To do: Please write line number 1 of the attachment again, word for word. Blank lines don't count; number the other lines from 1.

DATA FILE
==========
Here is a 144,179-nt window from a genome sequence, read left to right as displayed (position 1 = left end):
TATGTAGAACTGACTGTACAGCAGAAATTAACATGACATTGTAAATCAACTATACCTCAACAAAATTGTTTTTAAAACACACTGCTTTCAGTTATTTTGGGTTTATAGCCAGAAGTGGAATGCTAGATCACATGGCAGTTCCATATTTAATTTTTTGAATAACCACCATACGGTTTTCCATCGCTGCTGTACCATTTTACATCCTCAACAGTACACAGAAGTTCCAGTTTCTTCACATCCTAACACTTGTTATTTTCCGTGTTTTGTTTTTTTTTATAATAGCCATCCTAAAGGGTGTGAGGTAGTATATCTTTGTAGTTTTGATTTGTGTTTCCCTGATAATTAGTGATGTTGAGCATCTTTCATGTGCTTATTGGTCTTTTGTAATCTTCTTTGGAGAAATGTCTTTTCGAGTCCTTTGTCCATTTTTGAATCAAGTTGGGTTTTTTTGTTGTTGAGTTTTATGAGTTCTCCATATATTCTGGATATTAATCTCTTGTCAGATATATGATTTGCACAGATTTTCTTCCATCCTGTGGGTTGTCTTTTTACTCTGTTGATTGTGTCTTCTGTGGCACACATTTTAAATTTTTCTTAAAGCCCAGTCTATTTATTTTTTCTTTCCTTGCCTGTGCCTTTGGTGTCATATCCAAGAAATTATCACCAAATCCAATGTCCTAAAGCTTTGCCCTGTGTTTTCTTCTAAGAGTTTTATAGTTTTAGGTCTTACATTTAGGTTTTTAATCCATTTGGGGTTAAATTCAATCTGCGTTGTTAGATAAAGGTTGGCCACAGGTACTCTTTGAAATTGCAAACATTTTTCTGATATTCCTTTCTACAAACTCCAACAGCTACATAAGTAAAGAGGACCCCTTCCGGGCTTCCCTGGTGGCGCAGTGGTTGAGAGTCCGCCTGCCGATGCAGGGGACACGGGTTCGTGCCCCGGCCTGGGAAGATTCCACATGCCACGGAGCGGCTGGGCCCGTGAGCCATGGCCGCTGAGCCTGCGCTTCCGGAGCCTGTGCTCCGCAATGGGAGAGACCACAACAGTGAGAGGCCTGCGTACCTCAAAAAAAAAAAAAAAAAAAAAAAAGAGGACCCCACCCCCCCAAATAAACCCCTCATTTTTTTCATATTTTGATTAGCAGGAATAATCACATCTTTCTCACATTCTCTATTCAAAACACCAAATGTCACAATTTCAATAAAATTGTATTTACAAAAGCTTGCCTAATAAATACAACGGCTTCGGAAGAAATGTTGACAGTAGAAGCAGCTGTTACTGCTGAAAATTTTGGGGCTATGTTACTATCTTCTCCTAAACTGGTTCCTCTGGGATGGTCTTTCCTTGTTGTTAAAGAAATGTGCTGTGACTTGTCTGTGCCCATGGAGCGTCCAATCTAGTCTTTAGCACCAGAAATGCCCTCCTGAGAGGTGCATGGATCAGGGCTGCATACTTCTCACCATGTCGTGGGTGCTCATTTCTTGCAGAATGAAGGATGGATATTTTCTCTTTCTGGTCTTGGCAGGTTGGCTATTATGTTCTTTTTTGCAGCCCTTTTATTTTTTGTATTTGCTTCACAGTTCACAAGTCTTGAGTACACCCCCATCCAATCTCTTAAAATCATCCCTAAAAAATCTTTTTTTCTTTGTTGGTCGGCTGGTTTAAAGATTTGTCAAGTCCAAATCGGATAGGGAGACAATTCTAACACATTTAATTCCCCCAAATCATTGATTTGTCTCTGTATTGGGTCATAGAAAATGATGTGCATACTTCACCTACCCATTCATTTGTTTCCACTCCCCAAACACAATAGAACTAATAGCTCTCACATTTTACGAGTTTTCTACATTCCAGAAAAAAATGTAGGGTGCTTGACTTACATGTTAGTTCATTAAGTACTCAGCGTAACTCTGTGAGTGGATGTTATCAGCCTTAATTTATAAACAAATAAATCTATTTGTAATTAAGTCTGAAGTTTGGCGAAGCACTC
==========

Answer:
Here is a 144,179-nt window from a genome sequence, read left to right as displayed (position 1 = left end):